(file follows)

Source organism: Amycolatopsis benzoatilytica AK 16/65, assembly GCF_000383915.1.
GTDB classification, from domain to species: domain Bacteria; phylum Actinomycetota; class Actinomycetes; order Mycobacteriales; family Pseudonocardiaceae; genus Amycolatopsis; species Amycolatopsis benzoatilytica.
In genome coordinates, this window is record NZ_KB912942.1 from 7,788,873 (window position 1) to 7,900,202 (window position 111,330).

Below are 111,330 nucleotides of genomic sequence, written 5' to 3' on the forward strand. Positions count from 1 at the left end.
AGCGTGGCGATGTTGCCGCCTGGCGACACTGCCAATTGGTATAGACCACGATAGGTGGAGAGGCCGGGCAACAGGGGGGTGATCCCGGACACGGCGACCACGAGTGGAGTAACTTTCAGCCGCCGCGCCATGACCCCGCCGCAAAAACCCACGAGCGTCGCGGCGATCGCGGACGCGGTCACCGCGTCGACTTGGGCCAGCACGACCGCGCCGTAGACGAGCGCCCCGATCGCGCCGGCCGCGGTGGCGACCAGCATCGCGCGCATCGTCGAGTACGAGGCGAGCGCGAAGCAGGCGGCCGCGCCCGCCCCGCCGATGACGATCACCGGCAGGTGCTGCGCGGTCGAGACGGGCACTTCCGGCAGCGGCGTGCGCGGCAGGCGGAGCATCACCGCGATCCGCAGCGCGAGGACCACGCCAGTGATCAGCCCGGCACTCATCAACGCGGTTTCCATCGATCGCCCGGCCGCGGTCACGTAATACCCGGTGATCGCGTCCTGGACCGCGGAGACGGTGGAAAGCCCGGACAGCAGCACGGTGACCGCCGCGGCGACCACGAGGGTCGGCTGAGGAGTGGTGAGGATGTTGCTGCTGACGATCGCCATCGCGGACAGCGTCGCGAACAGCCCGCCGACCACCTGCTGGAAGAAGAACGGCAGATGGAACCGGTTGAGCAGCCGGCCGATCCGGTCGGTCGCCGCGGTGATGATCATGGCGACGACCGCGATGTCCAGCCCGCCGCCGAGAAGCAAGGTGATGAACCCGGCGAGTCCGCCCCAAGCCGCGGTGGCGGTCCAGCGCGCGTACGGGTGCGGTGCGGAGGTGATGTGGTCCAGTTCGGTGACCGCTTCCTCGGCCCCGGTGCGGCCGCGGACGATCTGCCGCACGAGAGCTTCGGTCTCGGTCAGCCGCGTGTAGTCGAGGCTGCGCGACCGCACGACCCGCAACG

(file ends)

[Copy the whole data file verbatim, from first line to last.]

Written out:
Source organism: Amycolatopsis benzoatilytica AK 16/65, assembly GCF_000383915.1.
GTDB classification, from domain to species: domain Bacteria; phylum Actinomycetota; class Actinomycetes; order Mycobacteriales; family Pseudonocardiaceae; genus Amycolatopsis; species Amycolatopsis benzoatilytica.
In genome coordinates, this window is record NZ_KB912942.1 from 7,788,873 (window position 1) to 7,900,202 (window position 111,330).

Below are 111,330 nucleotides of genomic sequence, written 5' to 3' on the forward strand. Positions count from 1 at the left end.
AGCGTGGCGATGTTGCCGCCTGGCGACACTGCCAATTGGTATAGACCACGATAGGTGGAGAGGCCGGGCAACAGGGGGGTGATCCCGGACACGGCGACCACGAGTGGAGTAACTTTCAGCCGCCGCGCCATGACCCCGCCGCAAAAACCCACGAGCGTCGCGGCGATCGCGGACGCGGTCACCGCGTCGACTTGGGCCAGCACGACCGCGCCGTAGACGAGCGCCCCGATCGCGCCGGCCGCGGTGGCGACCAGCATCGCGCGCATCGTCGAGTACGAGGCGAGCGCGAAGCAGGCGGCCGCGCCCGCCCCGCCGATGACGATCACCGGCAGGTGCTGCGCGGTCGAGACGGGCACTTCCGGCAGCGGCGTGCGCGGCAGGCGGAGCATCACCGCGATCCGCAGCGCGAGGACCACGCCAGTGATCAGCCCGGCACTCATCAACGCGGTTTCCATCGATCGCCCGGCCGCGGTCACGTAATACCCGGTGATCGCGTCCTGGACCGCGGAGACGGTGGAAAGCCCGGACAGCAGCACGGTGACCGCCGCGGCGACCACGAGGGTCGGCTGAGGAGTGGTGAGGATGTTGCTGCTGACGATCGCCATCGCGGACAGCGTCGCGAACAGCCCGCCGACCACCTGCTGGAAGAAGAACGGCAGATGGAACCGGTTGAGCAGCCGGCCGATCCGGTCGGTCGCCGCGGTGATGATCATGGCGACGACCGCGATGTCCAGCCCGCCGCCGAGAAGCAAGGTGATGAACCCGGCGAGTCCGCCCCAAGCCGCGGTGGCGGTCCAGCGCGCGTACGGGTGCGGTGCGGAGGTGATGTGGTCCAGTTCGGTGACCGCTTCCTCGGCCCCGGTGCGGCCGCGGACGATCTGCCGCACGAGAGCTTCGGTCTCGGTCAGCCGCGTGTAGTCGAGGCTGCGCGACCGCACGACCCGCAACG